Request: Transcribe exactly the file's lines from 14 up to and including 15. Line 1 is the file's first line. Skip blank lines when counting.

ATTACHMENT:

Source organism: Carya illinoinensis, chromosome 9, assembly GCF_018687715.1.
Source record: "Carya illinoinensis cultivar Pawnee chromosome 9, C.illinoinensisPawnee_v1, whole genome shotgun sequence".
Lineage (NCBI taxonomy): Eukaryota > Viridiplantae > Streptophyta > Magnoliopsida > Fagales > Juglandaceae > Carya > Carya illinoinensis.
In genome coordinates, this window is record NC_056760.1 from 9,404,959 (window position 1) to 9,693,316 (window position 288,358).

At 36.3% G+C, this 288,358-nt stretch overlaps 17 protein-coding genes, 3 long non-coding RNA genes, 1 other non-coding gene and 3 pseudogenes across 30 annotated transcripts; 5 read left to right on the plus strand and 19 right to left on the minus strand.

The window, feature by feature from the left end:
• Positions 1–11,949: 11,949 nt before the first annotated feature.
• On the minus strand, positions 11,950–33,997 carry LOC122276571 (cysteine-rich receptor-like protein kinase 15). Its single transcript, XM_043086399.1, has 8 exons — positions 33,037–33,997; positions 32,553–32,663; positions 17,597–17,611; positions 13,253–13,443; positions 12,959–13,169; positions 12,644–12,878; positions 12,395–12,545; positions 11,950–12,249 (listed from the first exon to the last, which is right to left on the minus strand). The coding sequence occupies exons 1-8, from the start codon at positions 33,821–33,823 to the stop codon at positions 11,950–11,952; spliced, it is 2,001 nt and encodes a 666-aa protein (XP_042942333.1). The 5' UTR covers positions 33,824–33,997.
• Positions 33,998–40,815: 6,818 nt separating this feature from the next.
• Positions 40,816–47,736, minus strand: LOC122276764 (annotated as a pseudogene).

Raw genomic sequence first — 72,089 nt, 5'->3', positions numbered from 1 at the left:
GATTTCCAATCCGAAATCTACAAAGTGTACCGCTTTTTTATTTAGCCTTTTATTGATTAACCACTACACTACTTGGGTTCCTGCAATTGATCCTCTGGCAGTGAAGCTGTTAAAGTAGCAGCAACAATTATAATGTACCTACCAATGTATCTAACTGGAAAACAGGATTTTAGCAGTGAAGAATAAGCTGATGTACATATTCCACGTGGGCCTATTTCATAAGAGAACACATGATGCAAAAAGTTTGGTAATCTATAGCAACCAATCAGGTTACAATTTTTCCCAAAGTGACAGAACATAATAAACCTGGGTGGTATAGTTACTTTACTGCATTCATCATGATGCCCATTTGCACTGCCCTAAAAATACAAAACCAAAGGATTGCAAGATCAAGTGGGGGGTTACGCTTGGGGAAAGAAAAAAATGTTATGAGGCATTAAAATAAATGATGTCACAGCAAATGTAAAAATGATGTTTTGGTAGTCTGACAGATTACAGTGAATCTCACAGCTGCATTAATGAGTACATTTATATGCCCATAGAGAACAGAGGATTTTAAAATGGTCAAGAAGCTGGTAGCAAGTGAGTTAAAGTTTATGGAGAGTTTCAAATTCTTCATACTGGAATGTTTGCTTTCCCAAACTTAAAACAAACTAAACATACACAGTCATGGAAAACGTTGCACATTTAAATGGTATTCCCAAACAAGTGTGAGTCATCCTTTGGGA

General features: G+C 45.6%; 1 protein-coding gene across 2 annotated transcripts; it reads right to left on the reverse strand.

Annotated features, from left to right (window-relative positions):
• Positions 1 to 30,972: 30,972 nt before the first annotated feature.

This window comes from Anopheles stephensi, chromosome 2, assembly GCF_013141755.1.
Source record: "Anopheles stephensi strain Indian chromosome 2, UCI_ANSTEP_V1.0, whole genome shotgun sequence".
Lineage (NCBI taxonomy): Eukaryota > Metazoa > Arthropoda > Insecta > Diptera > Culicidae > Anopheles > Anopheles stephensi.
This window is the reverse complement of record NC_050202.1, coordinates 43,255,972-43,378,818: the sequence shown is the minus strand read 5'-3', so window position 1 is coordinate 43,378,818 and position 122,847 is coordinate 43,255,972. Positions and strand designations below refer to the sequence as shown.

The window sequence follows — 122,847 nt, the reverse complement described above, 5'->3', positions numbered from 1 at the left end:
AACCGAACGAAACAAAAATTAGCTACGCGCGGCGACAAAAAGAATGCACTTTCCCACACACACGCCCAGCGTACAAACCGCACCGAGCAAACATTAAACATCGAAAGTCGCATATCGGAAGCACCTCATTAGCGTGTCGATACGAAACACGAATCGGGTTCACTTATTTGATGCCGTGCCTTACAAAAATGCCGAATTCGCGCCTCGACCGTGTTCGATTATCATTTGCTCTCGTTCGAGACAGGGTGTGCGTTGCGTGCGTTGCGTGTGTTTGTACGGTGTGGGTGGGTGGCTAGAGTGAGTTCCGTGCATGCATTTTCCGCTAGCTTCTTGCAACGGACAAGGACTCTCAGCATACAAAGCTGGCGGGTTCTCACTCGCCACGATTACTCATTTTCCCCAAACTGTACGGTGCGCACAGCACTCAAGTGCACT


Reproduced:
Annotated features, from left to right (window-relative positions):
• Positions 1 to 30,972: 30,972 nt before the first annotated feature.